The Day After Tomorrow: Transition Management, Spatial Planning & the Low Carbon Economy

Geraint Ellis, John Barry, Robin Curry, Therese Hume

Research output: Contribution to conferencePaper

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Abstract

Many of the societal challenges that current spatial planning practice claims to be addressing (climate change, peak oil, obesity, aging society etc) encompass issues and timescales that lie beyond the traditional scope planning policy (Campbell 2006). The example of achieving a low carbon economy typifies this in that it demands a process of society-wide transition, involving steering a wide range of factors (markets, infrastructure, governance, individual behaviour etc). Such a process offers a challenge to traditional approaches to planning as they cannot be guided by a fixed blueprint, given the timescales involved (up to 50 years) and an enhanced level of uncertainty, social resistance, lack of control over implementation and a danger of ‘policy lock in’ (Kemp et al 2007). One approach to responding to these challenges is the concept of transition management which has emerged from studies of science, technology and innovation (Geels 2002, Markard et al 2012). Although not without criticism, this perspective attempts to uncertainty and complexity encompassing long term visions that integrates multi-level, multi-actor and multi-domain perspectives (Rotmans et al 2001).
 
Given its origins, research on transition management has tended to neglect spatial contexts (Coenen et al 2012) and, related to this, it’s relationship with spatial planning is poorly understood. Using the example of the low carbon transition, this paper will review the relationships between the concepts, methodologies and goals of transition management and spatial planning to explore whether a closer integration of the two fields offers benefits to achieving the long term challenges facing society.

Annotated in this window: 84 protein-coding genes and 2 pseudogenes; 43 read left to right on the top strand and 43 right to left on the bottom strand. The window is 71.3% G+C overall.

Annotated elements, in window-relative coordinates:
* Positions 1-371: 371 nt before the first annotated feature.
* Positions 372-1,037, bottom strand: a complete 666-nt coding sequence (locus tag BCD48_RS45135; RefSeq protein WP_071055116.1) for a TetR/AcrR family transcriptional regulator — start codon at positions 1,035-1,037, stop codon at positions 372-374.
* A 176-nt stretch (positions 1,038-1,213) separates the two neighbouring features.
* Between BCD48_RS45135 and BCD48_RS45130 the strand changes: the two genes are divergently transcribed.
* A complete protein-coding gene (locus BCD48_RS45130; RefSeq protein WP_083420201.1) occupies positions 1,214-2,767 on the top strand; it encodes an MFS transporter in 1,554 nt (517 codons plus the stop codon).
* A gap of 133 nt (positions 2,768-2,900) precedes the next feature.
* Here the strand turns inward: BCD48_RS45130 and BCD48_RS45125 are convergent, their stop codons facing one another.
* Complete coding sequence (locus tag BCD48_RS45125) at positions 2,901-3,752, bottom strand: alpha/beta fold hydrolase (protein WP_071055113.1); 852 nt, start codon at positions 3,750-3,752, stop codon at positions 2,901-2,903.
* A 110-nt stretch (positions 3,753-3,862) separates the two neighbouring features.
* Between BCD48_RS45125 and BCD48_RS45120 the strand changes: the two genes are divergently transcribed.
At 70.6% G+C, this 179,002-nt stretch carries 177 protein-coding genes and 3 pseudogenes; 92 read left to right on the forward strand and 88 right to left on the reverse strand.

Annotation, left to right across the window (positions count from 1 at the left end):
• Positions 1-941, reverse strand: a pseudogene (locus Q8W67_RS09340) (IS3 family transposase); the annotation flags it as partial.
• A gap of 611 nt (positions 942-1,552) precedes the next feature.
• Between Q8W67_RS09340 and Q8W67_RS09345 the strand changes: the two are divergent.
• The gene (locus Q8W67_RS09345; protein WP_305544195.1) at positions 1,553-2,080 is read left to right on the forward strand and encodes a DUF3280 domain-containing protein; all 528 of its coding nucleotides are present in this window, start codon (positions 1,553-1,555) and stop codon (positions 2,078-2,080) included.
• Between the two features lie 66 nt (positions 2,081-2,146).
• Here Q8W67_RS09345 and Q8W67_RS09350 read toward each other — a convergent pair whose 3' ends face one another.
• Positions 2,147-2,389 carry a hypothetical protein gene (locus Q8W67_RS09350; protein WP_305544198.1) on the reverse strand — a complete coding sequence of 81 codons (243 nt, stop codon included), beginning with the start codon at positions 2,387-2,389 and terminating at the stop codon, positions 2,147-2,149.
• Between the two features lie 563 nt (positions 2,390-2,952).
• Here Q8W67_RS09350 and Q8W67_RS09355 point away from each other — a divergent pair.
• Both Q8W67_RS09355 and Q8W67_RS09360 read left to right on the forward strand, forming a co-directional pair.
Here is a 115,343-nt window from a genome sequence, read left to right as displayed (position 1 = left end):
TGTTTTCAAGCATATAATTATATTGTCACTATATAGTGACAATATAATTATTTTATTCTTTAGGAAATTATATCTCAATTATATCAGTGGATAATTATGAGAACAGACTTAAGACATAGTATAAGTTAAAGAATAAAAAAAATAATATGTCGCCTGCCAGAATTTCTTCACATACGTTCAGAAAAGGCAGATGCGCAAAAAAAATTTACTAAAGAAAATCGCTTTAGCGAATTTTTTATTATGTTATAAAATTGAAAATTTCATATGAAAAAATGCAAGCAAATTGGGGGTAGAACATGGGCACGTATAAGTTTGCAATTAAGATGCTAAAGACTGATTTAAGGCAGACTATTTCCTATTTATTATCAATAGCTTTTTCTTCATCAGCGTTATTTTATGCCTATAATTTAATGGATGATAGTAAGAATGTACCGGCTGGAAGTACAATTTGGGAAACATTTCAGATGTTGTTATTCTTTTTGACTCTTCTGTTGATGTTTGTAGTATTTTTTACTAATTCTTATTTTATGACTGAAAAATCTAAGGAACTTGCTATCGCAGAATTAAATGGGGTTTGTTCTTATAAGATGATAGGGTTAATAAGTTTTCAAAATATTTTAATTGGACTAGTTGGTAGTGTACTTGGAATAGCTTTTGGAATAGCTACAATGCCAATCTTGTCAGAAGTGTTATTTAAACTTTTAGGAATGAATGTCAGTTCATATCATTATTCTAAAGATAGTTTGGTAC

Original languageEnglish
Publication statusPublished - 15 Jul 2015
EventAESOP Prague Annual Congress 2015: Definite space - fuzzy responsibility - Czech Technical University, Prague, Czech Republic
Duration: 13 Jul 201516 Jul 2015

Conference

ConferenceAESOP Prague Annual Congress 2015: Definite space - fuzzy responsibility
CountryCzech Republic
CityPrague
Period13/07/201516/07/2015

Fingerprint

spatial planning
Planning
Carbon
economy
carbon
management
uncertainty
timescale
management planning
planning
planning practice
obesity
science and technology
neglect
climate change
criticism
innovation
Blueprints
infrastructure
governance

Keywords

  • energy
  • Transition Management
  • spatial planning

Cite this

Ellis, G., Barry, J., Curry, R., & Hume, T. (2015). The Day After Tomorrow: Transition Management, Spatial Planning & the Low Carbon Economy. Paper presented at AESOP Prague Annual Congress 2015: Definite space - fuzzy responsibility, Prague, Czech Republic.